Isaac Newton was born on December 25, 1642 (according to the Julian Calendar in use in Great Britain at the time; in the Gregorian Calendar now used, that would be January 4, 1643). When I lived in the UK in the late 1980s, many of the British mathematical physicists would wish one another a Happy Newtonmas at this time of year. His birthday came at the end of Michaelmas Term, so people got the joke. The Big Bang Theory glommed onto the joke in one of their episodes. The relevant clip is available on YouTube.
For this audience, Newton’s influence on mathematics and science does not need repeating. Remarkably for someone who died over two centuries before the advent of Mathematical Reviews, Isaac Newton has 43 publications in MathSciNet as of this writing. Mostly they are new translations of his important works, or republications with commentaries. Newton has 508 “Author/Related Publications” in MathSciNet. This is a catch-all category that captures publications that are either written by him, edited by him, or about him. Again, it is a remarkable number.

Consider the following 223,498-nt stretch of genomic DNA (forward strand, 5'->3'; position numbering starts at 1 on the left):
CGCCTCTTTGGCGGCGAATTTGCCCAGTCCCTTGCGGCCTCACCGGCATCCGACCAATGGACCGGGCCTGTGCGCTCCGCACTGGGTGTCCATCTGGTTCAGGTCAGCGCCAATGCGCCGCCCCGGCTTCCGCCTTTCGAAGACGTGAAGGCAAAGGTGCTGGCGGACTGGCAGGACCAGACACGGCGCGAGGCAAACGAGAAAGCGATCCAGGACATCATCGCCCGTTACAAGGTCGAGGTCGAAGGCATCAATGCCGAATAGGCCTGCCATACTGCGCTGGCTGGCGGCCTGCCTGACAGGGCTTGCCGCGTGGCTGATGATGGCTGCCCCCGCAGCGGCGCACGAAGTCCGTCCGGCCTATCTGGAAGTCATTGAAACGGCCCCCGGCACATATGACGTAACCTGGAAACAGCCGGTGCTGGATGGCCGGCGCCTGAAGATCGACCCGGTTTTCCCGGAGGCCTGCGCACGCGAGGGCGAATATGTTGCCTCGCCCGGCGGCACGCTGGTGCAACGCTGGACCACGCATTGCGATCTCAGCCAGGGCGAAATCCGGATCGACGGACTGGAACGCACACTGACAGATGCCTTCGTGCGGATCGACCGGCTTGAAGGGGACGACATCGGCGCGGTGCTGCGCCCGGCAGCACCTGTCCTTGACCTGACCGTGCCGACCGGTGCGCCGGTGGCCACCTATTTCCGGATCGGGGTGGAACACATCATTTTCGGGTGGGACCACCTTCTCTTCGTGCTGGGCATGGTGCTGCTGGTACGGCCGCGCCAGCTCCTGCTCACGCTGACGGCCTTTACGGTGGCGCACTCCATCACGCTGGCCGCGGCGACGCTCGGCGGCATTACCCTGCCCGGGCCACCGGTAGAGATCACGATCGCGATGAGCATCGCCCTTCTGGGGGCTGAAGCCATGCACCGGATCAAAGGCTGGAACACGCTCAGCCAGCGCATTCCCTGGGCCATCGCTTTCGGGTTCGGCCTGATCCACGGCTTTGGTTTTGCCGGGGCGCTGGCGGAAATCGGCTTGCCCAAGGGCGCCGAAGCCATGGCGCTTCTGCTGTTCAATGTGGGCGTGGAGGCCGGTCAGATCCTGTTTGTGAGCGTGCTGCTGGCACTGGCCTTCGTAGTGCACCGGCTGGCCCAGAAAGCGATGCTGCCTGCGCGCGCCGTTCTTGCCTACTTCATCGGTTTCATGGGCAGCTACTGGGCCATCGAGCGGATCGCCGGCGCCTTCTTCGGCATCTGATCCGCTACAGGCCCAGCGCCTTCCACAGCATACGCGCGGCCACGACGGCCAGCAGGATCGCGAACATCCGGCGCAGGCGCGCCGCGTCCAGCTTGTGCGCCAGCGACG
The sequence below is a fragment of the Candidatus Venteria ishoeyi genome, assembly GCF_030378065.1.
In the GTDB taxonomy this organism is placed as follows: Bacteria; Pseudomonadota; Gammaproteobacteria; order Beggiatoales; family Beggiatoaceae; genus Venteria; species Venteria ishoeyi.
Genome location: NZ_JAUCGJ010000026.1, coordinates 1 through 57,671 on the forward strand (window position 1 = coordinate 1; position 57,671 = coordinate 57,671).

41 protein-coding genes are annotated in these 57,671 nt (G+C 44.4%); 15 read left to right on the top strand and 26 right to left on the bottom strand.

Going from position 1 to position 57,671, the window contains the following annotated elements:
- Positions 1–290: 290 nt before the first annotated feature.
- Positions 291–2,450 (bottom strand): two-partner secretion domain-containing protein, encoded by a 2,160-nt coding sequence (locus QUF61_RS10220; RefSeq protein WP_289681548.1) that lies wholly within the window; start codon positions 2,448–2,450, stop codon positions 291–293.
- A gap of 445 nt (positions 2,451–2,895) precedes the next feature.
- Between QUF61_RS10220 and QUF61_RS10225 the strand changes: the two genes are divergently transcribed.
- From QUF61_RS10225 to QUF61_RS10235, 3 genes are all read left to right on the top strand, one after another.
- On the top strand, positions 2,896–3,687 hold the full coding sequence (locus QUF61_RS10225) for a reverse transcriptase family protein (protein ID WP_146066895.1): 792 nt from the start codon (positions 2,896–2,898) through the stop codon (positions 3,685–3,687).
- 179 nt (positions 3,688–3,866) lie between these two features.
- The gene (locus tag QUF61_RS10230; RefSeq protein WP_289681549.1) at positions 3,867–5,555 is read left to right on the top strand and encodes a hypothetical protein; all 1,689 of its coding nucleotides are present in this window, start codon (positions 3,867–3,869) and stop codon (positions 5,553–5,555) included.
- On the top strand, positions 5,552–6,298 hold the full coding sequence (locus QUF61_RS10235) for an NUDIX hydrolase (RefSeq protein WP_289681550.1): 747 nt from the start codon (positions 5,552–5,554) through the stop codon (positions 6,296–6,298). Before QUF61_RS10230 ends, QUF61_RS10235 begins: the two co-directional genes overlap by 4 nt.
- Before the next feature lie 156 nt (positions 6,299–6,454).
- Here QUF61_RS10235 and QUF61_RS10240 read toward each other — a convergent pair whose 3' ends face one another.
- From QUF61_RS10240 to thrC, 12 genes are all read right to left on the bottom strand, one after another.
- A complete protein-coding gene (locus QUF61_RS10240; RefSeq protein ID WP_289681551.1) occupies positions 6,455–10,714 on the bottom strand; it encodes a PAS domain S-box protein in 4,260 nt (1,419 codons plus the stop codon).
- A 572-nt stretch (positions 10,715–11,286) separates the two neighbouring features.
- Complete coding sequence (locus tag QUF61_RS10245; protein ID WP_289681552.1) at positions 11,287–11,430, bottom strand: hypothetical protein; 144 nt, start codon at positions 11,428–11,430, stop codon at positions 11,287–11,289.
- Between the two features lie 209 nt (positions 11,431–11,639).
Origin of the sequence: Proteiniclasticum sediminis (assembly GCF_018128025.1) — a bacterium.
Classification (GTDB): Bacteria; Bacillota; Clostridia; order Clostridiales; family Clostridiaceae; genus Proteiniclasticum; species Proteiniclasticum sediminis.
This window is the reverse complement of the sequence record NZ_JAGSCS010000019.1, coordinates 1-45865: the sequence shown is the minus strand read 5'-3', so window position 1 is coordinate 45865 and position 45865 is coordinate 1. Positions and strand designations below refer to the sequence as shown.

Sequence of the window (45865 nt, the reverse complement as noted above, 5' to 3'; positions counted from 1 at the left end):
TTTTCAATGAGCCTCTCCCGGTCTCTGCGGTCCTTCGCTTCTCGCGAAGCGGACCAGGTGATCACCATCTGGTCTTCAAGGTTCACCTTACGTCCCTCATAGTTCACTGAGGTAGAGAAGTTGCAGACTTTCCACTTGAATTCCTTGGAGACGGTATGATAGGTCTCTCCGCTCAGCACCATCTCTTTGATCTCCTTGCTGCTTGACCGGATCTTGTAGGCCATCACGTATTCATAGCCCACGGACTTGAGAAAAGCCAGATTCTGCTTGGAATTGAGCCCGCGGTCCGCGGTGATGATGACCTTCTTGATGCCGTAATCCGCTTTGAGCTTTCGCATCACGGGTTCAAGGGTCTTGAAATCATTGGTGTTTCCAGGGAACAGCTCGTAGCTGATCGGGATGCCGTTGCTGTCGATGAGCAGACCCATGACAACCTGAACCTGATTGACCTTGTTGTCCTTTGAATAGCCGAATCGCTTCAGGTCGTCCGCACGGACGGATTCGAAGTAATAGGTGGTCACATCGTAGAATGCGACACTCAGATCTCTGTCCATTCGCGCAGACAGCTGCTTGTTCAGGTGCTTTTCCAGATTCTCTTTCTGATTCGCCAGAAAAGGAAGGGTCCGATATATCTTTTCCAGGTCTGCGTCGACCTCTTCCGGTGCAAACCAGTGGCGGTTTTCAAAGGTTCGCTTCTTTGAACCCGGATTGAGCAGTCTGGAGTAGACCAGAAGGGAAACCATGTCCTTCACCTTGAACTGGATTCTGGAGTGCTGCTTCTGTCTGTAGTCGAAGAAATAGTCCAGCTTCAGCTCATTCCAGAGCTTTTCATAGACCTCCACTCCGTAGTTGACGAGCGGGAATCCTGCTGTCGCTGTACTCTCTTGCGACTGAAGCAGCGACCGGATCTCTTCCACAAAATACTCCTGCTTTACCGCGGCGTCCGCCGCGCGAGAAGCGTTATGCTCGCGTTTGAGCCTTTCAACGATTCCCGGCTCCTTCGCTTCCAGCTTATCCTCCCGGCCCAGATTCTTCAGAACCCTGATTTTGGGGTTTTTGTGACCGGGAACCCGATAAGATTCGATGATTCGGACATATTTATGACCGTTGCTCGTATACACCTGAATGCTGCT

The concept of Newtonmas has been taken up by atheists and skeptics as an alternative to Christmas. There is a touch of irony to this adoption, as Newton was rather religious, to the point of publishing many religious tracts. As we pass the winter solstice and come to the end of another (Gregorian) year, I am happy to draw some attention to a seminal thinker in mathematics and the sciences. I suspect Newton would be pleased to see that the fruitful interaction between mathematics and physics continues to be a two-way street.
I wish you all a joyful and successful new year.